Struthio camelus


The Ostrich is the largest flightless bird in the world. The feathers of an adult males are mostly black, with white primaries and a white tail. Females and young males are greyishbrown and white. The head and neck of both male and female ostriches is nearly bare, with a thin layer of down. The skin of the female’s neck and thighs is pinkish gray, while the male’s is blue-gray, gray or pink dependent on subspecies.


An adult male will stand nearly 8 feet in height and weigh between 63-105kg. Females are slightly smaller.


Ostriches eat various seeds, grasses and shrubs.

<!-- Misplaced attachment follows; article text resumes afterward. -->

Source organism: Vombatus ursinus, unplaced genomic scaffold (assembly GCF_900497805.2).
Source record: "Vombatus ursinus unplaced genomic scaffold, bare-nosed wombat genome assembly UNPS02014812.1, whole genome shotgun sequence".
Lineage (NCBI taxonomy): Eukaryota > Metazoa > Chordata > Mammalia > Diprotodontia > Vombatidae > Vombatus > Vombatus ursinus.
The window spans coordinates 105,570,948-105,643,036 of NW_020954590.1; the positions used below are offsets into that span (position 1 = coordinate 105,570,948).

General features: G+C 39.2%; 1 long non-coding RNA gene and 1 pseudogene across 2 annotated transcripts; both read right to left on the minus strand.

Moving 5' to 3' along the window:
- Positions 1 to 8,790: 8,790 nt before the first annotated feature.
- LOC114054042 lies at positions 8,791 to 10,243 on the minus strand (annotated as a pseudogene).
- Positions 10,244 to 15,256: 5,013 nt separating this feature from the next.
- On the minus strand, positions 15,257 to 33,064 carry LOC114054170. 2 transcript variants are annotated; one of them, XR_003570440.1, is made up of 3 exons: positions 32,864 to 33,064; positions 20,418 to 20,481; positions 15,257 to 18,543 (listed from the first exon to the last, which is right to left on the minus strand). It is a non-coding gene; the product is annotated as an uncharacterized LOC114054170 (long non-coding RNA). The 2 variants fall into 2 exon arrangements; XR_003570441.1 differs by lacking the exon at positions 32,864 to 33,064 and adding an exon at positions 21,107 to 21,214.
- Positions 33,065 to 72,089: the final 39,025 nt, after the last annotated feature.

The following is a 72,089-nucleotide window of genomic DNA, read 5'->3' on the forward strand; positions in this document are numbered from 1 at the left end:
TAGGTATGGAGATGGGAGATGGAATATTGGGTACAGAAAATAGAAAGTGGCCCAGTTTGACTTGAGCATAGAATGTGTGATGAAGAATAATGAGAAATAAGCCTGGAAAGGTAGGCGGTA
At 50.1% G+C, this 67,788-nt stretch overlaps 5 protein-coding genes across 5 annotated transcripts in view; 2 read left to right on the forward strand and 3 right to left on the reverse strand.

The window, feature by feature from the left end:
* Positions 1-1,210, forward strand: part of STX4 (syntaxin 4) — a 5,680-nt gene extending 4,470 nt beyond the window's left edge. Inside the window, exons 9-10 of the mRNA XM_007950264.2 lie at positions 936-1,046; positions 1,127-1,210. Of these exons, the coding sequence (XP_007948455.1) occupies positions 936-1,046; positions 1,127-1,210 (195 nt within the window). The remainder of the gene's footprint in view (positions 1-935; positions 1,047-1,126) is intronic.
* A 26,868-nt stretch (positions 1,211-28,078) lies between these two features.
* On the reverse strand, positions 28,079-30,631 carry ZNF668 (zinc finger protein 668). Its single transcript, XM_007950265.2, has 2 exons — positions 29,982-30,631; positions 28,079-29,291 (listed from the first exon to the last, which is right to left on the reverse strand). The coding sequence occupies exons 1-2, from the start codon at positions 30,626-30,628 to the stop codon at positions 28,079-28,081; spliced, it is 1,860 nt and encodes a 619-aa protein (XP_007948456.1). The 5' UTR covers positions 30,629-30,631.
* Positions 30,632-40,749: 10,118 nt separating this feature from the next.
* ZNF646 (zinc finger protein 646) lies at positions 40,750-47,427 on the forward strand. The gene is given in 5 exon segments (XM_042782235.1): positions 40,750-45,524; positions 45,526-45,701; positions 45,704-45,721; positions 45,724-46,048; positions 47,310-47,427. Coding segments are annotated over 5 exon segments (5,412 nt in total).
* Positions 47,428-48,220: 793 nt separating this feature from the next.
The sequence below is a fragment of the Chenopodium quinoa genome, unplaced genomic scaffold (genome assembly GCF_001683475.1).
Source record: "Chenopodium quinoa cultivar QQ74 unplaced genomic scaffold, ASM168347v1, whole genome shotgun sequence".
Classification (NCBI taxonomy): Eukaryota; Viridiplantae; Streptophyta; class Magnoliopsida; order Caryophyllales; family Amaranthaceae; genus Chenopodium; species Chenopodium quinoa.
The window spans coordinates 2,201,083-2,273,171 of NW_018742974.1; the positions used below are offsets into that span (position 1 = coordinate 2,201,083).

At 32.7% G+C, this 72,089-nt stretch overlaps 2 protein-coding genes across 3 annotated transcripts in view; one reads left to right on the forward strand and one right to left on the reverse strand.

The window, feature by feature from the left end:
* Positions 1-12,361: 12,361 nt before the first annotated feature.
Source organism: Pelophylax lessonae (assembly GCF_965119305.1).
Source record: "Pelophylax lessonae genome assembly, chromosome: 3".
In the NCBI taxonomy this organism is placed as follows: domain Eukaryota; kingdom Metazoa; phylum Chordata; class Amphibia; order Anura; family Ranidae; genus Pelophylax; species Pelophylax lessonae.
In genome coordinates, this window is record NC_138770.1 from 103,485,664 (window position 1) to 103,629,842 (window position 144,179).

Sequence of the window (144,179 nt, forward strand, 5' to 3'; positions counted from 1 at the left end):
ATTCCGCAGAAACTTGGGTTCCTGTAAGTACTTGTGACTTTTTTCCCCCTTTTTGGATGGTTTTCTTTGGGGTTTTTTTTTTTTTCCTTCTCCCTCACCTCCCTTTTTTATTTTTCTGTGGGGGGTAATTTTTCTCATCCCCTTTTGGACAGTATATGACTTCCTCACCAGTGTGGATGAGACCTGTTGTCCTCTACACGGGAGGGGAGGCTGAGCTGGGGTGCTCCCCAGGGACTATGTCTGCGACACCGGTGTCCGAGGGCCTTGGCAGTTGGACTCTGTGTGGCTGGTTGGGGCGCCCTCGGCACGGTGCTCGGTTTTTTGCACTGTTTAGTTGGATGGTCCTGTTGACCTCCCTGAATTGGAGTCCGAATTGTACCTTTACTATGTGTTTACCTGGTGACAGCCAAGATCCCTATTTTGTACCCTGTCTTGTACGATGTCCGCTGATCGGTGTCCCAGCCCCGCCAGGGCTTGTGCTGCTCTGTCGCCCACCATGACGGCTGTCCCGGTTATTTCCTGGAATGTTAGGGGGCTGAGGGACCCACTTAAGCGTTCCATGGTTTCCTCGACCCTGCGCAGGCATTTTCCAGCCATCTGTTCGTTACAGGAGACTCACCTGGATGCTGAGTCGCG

Semi-arid grassland, shrubland and very open dry woodland.


Ostriches are native to Africa, and used to live in the Middle East until they became extinct in the mid 20th century due to excessive hunting. Ostriches also live in heaps of other countries worldwide, in zoos and on farms.


Male and female ostriches share the job of incubating eggs and caring for their chicks. Each female lays two to five eggs in a communal nest. The main hen puts her eggs in the centre of the nest so they have the best chance of hatching. The eggs hatch after about 40 days. A few days later the chicks leave the nest, which is really just a big scratch in the dirt, and travel with their parents.